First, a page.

There is a time for everything, and some things need more time, buying a home, for instance. Even though experienced realtors like Ray Brown would say, “The best time to buy a home is always five years ago,” Millennials think otherwise.
A generation that has been analyzed like no other, the millennial thinking processes have significant economic consequence today, being the main income-earning group in society. Even more, being the first generation to grow up with Internet and smartphones, Millennials have intrigued analysts with their unique characteristics, and still do.
As they have done in everything else, Millennials have not followed the norm in buying their first homes. According to Pew Research, even as recent as 2016, 15% of Millennials in the ages 25-35, were living in their parental homes. And this was when they were still struggling to overcome the financial setback of the 2008 recession and their student loans. But now, things appear to be changing. According to chief economist of Freddie Mac, Sam Khater, since about two or three years ago, millennial incomes have been rising. And with more money at their disposal, the way forward in life is taking a more definite turn. While 66.1% of Millennials are ready to buy their first homes in the next five years, they have begun to associate the American Dream, with home ownership, in increasing numbers. The decision to be homeowners have been propelled also by the fact that rents are increasing in a market which once favored more renting than buying. Furthermore, more Millennials are getting married and starting families. This has brought forth the desire for stability and a sense of ownership that is absent in a rental situation. A recent real estate survey by the global market research company, Toluna Research, showed that 23% of Millennials surveyed were convinced they should buy a house because of the rising costs of renting. And, as with many other things, they are leapfrogging into situations, and doing it the millennial way, which is generally, a deviation from the norm. In home buying, they appear to want to make up for lost time, and are bypassing their “entry level” home, and are taking on larger, pricier, houses.
A generation that checks multiple online sites before buying even the simplest of items, there will be long hours of extensive research into all aspects of buying and owning a home, before even contacting a realtor. Unlike earlier generations, Millennials do not approach realtors for information regarding houses or the market. They have all the information they need at their fingertips, at the press of their smartphone button. Their need of realtors is different, and the shift of perspective has been a challenge to the real estate profession. For instance, a 9-5 day, and “getting back to you tomorrow” does not exist in the Millennial world They are seamlessly connected on Internet 24/7, and the expect immediate answers. Realtors, if they want business, need to respond immediately too, whether it is 11 PM or 6AM. And, there is no way to deceive with information, like earlier, for Millennials will always find out for themselves. And when the trust is broken, Millennials will abandon the relationship and seek a more authentic connection they can trust.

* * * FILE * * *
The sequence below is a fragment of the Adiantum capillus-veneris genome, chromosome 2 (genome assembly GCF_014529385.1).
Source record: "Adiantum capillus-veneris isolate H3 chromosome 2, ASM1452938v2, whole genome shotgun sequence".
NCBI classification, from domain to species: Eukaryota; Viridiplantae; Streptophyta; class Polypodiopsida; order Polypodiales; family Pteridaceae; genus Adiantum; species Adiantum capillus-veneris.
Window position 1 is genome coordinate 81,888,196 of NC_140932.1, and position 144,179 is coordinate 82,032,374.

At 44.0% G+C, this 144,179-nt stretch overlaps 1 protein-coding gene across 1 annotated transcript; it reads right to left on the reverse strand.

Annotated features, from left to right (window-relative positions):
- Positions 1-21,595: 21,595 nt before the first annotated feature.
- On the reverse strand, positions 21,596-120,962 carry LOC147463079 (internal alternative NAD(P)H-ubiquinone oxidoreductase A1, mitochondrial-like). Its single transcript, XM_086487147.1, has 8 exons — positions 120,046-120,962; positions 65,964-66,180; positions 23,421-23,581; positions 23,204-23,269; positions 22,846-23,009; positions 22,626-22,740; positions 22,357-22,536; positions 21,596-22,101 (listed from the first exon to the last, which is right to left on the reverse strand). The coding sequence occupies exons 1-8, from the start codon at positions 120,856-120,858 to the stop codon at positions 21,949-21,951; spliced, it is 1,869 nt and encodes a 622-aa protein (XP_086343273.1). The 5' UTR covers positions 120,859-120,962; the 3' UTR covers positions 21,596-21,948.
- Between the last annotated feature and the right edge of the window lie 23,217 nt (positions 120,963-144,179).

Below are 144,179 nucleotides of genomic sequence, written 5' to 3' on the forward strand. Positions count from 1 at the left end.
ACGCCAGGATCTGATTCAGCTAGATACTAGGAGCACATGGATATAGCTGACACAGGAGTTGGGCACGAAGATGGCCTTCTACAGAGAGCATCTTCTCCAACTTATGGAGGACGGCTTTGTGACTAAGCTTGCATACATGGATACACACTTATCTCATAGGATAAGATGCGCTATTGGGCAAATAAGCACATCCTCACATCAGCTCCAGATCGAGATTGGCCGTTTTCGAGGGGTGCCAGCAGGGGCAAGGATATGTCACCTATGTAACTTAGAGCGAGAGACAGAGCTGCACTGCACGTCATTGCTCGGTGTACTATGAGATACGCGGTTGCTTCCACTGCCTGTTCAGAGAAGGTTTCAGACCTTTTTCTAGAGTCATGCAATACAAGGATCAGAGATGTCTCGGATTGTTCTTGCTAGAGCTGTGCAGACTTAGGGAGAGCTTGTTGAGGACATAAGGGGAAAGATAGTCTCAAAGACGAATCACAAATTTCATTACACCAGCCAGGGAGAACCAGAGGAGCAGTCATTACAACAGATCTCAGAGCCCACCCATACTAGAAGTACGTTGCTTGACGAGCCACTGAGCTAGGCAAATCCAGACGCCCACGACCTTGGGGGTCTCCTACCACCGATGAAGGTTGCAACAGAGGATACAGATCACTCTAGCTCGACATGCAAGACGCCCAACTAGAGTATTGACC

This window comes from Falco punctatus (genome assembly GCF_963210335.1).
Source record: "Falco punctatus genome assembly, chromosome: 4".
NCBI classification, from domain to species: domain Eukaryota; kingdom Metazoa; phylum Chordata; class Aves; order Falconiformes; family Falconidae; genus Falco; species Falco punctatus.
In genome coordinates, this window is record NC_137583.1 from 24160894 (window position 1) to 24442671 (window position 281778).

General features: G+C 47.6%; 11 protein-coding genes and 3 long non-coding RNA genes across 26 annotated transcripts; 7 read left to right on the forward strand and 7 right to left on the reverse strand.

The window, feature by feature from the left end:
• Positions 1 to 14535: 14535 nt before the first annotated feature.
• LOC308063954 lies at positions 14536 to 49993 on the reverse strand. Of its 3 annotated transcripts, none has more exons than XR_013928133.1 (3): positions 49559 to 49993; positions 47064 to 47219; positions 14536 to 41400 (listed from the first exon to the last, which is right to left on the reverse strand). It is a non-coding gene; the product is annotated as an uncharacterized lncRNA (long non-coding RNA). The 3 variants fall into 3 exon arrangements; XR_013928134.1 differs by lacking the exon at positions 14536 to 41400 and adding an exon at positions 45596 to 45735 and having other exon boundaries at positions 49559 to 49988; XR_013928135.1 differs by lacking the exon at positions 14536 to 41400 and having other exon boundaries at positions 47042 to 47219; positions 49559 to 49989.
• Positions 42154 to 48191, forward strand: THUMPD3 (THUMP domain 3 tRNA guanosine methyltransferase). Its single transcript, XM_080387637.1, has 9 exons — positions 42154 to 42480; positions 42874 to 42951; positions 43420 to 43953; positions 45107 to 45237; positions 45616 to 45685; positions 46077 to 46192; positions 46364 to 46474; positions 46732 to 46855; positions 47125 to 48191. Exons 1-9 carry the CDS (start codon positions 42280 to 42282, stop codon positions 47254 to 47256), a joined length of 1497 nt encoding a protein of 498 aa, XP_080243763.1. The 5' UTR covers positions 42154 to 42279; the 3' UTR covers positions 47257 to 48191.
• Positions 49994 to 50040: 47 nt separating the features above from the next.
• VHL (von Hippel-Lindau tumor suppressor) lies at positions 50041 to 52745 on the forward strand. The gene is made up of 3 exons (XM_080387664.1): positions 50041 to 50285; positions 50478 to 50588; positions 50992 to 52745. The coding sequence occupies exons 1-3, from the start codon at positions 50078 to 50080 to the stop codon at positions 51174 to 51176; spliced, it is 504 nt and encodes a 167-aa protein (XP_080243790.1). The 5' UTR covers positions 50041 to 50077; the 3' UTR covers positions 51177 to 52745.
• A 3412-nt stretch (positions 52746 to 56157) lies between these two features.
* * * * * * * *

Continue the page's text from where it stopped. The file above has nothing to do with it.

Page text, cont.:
Even as they approach home-buyers armed with all kinds of information, Millennials differ from earlier generations in a very decisive way – they do not want to be bothered with re-modeling. They want to move into their dream home which is already available in the way they want. In other words, they seek great house and land packages.
High on the list of priorities is having a “smart home” with advanced technology. Millennials would rather spend time hanging out with friends or travelling to discover the world, rather than getting stuck with fixing up a house. As real estate expert, Steve Gold, says, “Our generation is the most digitally engaged, therefore, we want wireless thermostats, smart security systems, wireless speakers, Wi-Fi cooking ranges, smart locks, and eco-friendly automated light and shade controls.” Further, as the National Association of Home Builders discovered, the eco-conscious Millennials seek energy-efficient houses and are inclined toward renewable energy like solar power, and many are willing to upgrade by spending out of pocket.
Millennials, being health-conscious, prefer to let go of carpeted floors that are constantly collecting dust,l and seek hardwood floors in their homes, where they would add color with area rugs. According to real estate analysts, 82% of millennial home buyers are looking for hardwood floor options.
In another break with the past, the formal appearance of houses preferred by earlier generations does not match the perspective or the informal lifestyle of Millennials, who consider the kitchen the “hangout center” of the home. And as they see it, the kitchen should flow naturally into other rooms for effortless entertaining and cozier living. Furthermore, with over 30 million people working from home at least once a week, a number expected to rise by 63% in the next five years, the millennial home buying requires an attractive workspace, which was not a feature of older houses.
So, the housing market is frantically trying to satisfy the millennial requirements, focused on selling quality houses with high-tech facilities to a generation that values the conveniences of a tech age, and the luxury of enjoying quality time at home. As business magnate, Warren Buffet, said, “Price is what you pay. Value is what you get.”